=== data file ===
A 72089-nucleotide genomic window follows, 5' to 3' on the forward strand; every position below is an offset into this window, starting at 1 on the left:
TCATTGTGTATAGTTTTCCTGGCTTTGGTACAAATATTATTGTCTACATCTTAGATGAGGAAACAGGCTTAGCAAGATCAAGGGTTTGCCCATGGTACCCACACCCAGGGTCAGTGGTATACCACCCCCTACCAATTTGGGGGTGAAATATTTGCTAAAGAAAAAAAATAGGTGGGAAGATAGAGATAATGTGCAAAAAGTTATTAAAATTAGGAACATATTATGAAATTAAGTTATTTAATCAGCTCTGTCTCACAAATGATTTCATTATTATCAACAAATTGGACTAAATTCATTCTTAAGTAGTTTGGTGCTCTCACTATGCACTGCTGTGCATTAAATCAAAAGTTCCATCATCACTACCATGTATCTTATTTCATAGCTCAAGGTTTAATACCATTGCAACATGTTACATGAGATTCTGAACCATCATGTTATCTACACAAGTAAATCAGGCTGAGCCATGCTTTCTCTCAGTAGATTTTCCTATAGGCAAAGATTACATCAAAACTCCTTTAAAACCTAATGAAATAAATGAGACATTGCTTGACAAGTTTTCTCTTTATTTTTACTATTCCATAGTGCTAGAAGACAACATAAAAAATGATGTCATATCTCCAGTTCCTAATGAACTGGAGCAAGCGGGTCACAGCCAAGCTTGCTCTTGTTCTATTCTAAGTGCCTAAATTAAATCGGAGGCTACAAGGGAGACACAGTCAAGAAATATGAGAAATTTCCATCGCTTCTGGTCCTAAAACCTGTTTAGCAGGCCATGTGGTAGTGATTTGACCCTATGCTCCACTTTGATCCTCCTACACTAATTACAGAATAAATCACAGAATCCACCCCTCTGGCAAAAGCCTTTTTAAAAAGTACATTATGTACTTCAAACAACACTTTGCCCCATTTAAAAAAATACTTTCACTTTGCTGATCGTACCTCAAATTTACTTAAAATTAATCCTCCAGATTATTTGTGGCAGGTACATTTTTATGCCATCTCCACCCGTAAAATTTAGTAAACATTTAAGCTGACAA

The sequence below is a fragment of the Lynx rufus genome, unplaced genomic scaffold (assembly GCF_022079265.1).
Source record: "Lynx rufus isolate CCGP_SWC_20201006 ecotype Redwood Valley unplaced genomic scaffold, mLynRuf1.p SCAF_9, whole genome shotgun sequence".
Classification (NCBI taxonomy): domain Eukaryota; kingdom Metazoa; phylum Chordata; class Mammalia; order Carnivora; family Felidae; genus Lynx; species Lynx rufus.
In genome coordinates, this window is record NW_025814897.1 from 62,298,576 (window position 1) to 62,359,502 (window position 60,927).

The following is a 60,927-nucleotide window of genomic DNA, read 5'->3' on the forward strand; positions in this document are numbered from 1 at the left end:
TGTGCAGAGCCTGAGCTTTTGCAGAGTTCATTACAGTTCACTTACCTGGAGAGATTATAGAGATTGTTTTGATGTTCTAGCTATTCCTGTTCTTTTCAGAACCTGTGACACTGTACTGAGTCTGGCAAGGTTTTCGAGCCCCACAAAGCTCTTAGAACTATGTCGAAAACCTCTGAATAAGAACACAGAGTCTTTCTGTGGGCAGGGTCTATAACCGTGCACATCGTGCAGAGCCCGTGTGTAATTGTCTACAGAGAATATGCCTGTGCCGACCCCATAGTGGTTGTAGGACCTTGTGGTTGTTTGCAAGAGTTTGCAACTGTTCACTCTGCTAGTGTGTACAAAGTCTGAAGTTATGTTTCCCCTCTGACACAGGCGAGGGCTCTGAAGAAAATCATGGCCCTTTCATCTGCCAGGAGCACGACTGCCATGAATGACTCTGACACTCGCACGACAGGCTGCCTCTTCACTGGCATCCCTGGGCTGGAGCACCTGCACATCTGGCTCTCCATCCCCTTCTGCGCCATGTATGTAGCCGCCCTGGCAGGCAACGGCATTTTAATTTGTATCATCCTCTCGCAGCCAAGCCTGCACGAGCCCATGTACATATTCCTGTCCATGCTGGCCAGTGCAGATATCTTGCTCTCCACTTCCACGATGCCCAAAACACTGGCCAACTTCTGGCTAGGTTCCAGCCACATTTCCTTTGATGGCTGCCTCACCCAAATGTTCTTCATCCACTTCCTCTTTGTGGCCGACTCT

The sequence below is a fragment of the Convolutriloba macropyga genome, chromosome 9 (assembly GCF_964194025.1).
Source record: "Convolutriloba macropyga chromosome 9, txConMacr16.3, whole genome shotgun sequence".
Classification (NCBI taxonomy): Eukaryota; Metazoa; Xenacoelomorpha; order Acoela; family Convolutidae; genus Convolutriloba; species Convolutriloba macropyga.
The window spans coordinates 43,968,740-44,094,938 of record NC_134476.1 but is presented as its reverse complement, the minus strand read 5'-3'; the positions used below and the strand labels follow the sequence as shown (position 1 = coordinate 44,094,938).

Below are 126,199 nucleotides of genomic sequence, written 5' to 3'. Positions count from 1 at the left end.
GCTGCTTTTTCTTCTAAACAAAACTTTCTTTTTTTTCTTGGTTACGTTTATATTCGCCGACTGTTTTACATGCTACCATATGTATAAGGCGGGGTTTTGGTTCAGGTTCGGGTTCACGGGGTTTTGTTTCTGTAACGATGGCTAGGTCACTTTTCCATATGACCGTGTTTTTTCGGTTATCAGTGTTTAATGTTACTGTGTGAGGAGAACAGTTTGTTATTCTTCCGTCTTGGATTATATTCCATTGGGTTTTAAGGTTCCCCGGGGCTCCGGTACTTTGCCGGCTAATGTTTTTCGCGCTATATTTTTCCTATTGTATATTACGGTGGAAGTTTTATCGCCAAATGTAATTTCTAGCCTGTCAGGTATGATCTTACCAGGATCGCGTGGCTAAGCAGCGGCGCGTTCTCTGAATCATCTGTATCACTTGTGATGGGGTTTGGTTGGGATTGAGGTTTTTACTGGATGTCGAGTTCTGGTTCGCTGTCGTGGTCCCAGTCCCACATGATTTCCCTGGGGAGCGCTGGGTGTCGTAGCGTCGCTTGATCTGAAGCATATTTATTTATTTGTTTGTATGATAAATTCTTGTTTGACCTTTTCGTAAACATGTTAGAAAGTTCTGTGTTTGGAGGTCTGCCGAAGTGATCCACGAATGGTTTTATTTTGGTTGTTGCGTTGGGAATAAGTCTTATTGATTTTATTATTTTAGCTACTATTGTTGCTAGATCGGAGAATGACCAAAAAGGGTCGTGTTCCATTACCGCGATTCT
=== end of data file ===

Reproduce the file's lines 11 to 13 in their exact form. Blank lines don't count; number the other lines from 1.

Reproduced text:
Classification (NCBI taxonomy): Eukaryota; Metazoa; Xenacoelomorpha; order Acoela; family Convolutidae; genus Convolutriloba; species Convolutriloba macropyga.
The window spans coordinates 43,968,740-44,094,938 of record NC_134476.1 but is presented as its reverse complement, the minus strand read 5'-3'; the positions used below and the strand labels follow the sequence as shown (position 1 = coordinate 44,094,938).

Below are 126,199 nucleotides of genomic sequence, written 5' to 3'. Positions count from 1 at the left end.